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Vermont Poor People's Campaign wants to mobilize low-income voters ahead of 2024 election

A group of around 10 people stand around a podium holding black and yellow signs.
Peter Hirschfeld
Vermont Public
Kate Kanestein, at the podium, with the Vermont Poor People's Campaign, says the group will try to mobilize thousands of low-income Vermonters in the run up to the 2024 general election.

Martin Luther King Jr. launched the Poor People’s Campaign more than 50 years ago as a way to strengthen the political power of low-income Americans. A group of Vermonters is drawing on his legacy now as they try to boost turnout in the 2024 general election.

Research has consistently shown that low-income Americans are statistically less likely to vote than their higher-income counterparts. Burlington resident Kate Kanelstein, one of the chairs of the Vermont Poor People’s Campaign, said there’s a reason turnout has historically been low among people living in poverty.

“Many people who are impacted by poverty and the struggles that we’re talking about here today have developed a kind of hopeless(ness) in the ability to make change because of what we’ve experienced in our lives,” Kanelstein said at a press conference in Montpelier Tuesday.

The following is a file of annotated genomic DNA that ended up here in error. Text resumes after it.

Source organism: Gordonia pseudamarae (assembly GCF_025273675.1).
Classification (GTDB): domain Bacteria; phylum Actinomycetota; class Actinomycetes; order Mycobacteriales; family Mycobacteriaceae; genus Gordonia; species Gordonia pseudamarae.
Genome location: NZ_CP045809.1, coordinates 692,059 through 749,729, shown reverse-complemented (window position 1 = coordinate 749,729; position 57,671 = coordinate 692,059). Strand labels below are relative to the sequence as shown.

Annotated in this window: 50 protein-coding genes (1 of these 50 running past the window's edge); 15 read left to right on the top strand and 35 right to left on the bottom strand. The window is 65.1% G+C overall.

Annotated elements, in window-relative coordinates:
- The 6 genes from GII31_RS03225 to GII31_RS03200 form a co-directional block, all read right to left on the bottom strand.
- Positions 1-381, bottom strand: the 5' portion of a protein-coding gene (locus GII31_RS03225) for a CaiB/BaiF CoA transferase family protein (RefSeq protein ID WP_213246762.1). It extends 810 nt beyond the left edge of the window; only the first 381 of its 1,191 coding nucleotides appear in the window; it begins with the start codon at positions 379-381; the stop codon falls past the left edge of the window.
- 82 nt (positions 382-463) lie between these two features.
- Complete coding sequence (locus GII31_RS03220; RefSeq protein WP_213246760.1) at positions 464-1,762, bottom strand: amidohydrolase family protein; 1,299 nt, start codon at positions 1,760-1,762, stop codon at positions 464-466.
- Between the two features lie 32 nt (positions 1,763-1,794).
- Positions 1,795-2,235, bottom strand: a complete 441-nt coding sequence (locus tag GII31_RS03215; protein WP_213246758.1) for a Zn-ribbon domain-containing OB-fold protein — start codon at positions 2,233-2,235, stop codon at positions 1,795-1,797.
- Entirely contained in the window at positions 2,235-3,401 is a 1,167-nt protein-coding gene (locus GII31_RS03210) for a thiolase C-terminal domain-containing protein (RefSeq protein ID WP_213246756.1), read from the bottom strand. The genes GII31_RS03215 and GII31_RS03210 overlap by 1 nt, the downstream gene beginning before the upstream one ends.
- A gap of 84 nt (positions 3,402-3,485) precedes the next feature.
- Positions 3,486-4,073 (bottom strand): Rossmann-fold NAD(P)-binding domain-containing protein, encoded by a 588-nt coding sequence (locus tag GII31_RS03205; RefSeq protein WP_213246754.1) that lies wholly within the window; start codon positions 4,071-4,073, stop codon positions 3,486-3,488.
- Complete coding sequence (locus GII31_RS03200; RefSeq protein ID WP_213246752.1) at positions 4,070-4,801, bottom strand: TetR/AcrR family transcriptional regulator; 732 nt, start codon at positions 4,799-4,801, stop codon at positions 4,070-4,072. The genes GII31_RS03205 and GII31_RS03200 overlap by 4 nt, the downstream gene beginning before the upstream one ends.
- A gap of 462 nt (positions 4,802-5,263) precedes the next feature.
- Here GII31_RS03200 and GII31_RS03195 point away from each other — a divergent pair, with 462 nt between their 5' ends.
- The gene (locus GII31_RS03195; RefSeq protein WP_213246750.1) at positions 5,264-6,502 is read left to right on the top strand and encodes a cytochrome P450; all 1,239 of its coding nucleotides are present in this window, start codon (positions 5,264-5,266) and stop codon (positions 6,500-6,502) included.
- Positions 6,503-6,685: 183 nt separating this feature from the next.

The Vermont Poor People’s Campaign is part of a nationwide effort to energize the low-income electorate this year with a mass mobilization effort in the run up to the 2024 general election.

"I want people to know that they have a voice and that they can demand to be heard by using their votes."
Ronnie Liddell, campaign volunteer

Ronnie Liddell, a campaign volunteer who formerly relied on state-subsidized motel housing, said politicians are more likely to address the needs of people living in poverty if they feel pressure at the ballot box to do so.

“I want people to know that they have a voice and that they can demand to be heard by using their votes,” Liddell said.

Kanestein said the campaign will have a special focus on issues of housing, health care, anti-racism and environmental justice.

“We are organizing poor and low-wage people to change the political landscape, because we poor and low-wage people, we are a sleeping giant with the power to fundamentally change this country,” she said.

The campaign kicks off next month in Montpelier with a rally at the Statehouse on March 2.

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The Vermont Statehouse is often called the people’s house. I am your eyes and ears there. I keep a close eye on how legislation could affect your life; I also regularly speak to the people who write that legislation.
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